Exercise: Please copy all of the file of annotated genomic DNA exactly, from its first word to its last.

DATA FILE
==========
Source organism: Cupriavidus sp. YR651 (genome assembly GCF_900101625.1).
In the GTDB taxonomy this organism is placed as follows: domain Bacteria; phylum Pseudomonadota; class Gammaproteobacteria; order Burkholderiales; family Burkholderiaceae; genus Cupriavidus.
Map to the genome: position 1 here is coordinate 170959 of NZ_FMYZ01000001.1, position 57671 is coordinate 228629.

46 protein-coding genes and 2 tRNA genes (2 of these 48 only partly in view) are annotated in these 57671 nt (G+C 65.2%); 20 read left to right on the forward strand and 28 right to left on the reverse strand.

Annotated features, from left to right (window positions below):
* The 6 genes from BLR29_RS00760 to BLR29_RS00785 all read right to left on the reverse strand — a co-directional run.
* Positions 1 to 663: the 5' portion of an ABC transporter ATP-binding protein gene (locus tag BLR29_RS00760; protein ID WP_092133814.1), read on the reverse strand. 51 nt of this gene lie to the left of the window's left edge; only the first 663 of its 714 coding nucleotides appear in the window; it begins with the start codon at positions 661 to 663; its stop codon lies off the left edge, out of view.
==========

Source organism: Cupriavidus sp. YR651 (genome assembly GCF_900101625.1).
In the GTDB taxonomy this organism is placed as follows: domain Bacteria; phylum Pseudomonadota; class Gammaproteobacteria; order Burkholderiales; family Burkholderiaceae; genus Cupriavidus.
Map to the genome: position 1 here is coordinate 170959 of NZ_FMYZ01000001.1, position 57671 is coordinate 228629.

46 protein-coding genes and 2 tRNA genes (2 of these 48 only partly in view) are annotated in these 57671 nt (G+C 65.2%); 20 read left to right on the forward strand and 28 right to left on the reverse strand.

Annotated features, from left to right (window positions below):
* The 6 genes from BLR29_RS00760 to BLR29_RS00785 all read right to left on the reverse strand — a co-directional run.
* Positions 1 to 663: the 5' portion of an ABC transporter ATP-binding protein gene (locus tag BLR29_RS00760; protein ID WP_092133814.1), read on the reverse strand. 51 nt of this gene lie to the left of the window's left edge; only the first 663 of its 714 coding nucleotides appear in the window; it begins with the start codon at positions 661 to 663; its stop codon lies off the left edge, out of view.